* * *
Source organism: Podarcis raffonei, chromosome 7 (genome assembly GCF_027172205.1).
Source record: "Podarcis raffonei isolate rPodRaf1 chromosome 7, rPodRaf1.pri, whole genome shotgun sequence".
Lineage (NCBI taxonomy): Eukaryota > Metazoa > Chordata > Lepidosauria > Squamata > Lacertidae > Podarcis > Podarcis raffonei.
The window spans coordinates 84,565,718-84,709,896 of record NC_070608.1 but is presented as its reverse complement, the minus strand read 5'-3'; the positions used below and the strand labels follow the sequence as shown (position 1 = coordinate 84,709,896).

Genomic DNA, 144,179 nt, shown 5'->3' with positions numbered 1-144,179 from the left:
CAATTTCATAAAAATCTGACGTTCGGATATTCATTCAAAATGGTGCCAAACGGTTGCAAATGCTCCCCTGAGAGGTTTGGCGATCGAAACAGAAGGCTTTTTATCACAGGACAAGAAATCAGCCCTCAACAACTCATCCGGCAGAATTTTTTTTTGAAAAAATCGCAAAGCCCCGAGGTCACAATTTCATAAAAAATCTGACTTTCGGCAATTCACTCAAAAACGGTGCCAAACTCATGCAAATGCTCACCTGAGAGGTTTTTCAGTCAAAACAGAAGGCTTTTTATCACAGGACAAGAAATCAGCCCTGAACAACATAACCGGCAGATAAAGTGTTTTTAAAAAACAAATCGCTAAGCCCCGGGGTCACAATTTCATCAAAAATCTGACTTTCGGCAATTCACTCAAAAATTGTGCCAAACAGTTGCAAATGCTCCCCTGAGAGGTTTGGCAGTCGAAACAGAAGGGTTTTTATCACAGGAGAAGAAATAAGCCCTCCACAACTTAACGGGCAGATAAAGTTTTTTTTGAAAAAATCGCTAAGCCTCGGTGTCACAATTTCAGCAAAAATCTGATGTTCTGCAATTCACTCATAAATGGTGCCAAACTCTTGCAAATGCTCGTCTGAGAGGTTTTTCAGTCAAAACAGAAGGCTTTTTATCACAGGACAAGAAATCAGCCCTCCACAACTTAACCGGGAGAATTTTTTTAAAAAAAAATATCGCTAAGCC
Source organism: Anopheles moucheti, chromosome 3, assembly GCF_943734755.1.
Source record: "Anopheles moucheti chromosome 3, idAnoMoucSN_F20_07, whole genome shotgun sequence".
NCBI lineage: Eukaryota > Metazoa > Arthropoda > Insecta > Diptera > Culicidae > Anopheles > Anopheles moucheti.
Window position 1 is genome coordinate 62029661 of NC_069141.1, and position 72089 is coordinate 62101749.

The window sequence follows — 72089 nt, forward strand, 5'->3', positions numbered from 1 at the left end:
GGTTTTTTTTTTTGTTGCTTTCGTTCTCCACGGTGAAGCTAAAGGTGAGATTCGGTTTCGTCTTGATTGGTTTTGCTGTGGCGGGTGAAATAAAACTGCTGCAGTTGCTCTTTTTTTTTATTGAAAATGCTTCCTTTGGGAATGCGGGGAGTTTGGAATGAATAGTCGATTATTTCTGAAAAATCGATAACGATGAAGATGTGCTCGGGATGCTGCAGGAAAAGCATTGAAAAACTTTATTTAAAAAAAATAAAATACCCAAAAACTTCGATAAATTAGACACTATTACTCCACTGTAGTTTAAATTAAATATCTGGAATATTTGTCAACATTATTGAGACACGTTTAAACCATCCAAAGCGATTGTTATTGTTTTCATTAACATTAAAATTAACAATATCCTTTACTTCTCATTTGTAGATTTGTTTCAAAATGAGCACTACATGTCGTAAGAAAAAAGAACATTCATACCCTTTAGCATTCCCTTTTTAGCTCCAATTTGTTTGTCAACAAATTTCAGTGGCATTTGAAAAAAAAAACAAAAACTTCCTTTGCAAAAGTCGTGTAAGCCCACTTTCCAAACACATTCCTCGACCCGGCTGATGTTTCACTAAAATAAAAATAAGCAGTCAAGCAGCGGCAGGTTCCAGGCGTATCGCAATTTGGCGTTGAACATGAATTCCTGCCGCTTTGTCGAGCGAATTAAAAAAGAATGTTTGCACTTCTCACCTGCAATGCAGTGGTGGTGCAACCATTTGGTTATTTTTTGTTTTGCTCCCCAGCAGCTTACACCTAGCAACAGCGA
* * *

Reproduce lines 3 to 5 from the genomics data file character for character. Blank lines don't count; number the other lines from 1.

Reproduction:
Lineage (NCBI taxonomy): Eukaryota > Metazoa > Chordata > Lepidosauria > Squamata > Lacertidae > Podarcis > Podarcis raffonei.
The window spans coordinates 84,565,718-84,709,896 of record NC_070608.1 but is presented as its reverse complement, the minus strand read 5'-3'; the positions used below and the strand labels follow the sequence as shown (position 1 = coordinate 84,709,896).

Genomic DNA, 144,179 nt, shown 5'->3' with positions numbered 1-144,179 from the left: